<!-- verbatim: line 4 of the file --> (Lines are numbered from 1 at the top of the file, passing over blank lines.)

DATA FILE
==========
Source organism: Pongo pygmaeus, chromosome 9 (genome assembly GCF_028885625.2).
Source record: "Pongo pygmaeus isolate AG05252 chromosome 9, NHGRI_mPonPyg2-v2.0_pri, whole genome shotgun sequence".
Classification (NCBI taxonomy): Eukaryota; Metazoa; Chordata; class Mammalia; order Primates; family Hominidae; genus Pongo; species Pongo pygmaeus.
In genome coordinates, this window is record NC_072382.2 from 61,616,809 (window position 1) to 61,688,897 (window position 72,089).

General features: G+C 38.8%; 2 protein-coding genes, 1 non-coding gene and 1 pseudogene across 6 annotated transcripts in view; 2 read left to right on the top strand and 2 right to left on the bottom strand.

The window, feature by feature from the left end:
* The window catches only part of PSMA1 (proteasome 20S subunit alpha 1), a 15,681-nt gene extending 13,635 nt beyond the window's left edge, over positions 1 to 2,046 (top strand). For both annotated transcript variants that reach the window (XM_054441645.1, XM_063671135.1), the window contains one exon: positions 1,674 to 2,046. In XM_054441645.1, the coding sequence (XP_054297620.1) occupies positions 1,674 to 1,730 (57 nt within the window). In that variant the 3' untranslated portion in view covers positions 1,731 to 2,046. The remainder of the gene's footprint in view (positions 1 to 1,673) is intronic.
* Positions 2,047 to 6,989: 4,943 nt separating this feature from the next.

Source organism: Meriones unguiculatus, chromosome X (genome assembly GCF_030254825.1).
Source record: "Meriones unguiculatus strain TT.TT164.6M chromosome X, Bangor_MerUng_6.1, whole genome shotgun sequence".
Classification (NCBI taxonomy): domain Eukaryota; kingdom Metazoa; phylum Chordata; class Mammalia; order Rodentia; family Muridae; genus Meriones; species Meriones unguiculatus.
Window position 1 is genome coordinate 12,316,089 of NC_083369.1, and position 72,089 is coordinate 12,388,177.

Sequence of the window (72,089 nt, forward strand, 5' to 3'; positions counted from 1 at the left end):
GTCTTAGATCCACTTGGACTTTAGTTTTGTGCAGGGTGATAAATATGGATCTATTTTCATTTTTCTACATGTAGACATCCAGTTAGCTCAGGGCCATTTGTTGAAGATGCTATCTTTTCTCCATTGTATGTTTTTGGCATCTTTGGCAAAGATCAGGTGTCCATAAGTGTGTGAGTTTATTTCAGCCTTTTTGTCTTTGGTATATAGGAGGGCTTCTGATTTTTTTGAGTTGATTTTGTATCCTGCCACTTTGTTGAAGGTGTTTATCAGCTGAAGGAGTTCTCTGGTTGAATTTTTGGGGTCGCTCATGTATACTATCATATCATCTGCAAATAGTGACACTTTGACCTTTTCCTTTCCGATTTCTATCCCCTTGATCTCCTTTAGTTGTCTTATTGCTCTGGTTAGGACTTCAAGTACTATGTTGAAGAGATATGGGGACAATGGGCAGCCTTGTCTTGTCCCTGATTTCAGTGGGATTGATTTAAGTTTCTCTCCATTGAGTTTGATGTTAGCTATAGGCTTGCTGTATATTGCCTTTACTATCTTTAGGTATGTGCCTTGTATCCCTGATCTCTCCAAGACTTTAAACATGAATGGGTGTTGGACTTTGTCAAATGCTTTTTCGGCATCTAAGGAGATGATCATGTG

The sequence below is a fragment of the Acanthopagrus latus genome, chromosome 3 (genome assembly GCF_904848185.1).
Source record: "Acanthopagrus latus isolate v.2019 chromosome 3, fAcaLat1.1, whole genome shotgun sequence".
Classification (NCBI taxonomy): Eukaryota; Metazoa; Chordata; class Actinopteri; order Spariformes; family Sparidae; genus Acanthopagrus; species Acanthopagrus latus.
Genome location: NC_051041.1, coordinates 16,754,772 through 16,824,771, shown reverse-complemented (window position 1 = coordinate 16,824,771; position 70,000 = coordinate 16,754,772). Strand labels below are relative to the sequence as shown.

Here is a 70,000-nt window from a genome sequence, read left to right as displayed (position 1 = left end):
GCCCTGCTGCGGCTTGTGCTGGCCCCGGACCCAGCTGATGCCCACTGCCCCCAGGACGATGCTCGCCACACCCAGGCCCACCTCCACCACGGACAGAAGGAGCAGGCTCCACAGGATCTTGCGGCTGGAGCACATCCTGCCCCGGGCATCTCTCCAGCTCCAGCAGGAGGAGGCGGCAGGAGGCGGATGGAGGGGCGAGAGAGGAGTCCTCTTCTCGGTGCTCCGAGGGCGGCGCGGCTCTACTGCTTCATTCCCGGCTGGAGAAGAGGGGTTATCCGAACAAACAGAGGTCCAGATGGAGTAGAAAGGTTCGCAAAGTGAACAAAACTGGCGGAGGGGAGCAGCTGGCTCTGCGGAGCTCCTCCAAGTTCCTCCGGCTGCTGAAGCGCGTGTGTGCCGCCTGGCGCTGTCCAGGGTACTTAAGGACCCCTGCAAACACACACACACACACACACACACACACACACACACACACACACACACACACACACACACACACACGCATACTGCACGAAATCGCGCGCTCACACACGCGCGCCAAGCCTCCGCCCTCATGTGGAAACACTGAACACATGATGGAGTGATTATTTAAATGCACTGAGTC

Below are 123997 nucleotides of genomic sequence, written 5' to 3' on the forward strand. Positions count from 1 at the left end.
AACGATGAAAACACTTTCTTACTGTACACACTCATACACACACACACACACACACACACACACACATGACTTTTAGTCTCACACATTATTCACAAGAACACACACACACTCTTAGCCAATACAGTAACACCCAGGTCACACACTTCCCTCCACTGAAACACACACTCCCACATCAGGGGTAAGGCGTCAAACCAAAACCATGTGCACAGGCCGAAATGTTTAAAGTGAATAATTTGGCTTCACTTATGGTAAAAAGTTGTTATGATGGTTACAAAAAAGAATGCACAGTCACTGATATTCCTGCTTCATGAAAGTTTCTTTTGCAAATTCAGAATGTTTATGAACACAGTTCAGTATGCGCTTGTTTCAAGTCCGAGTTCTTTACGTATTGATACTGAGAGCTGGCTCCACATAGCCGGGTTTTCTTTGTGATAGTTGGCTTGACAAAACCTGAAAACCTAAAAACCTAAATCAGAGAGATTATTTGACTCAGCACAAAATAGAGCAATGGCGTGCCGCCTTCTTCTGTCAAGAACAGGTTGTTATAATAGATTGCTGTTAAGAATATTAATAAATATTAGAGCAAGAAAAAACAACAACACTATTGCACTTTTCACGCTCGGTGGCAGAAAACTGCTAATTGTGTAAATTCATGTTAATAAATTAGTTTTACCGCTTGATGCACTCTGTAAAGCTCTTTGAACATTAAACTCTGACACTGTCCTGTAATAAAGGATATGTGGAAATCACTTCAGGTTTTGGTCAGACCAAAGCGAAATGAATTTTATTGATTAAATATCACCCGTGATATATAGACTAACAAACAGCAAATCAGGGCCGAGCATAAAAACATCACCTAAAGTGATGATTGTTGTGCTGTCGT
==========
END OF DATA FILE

In genome coordinates, this window is record NC_072382.2 from 61,616,809 (window position 1) to 61,688,897 (window position 72,089).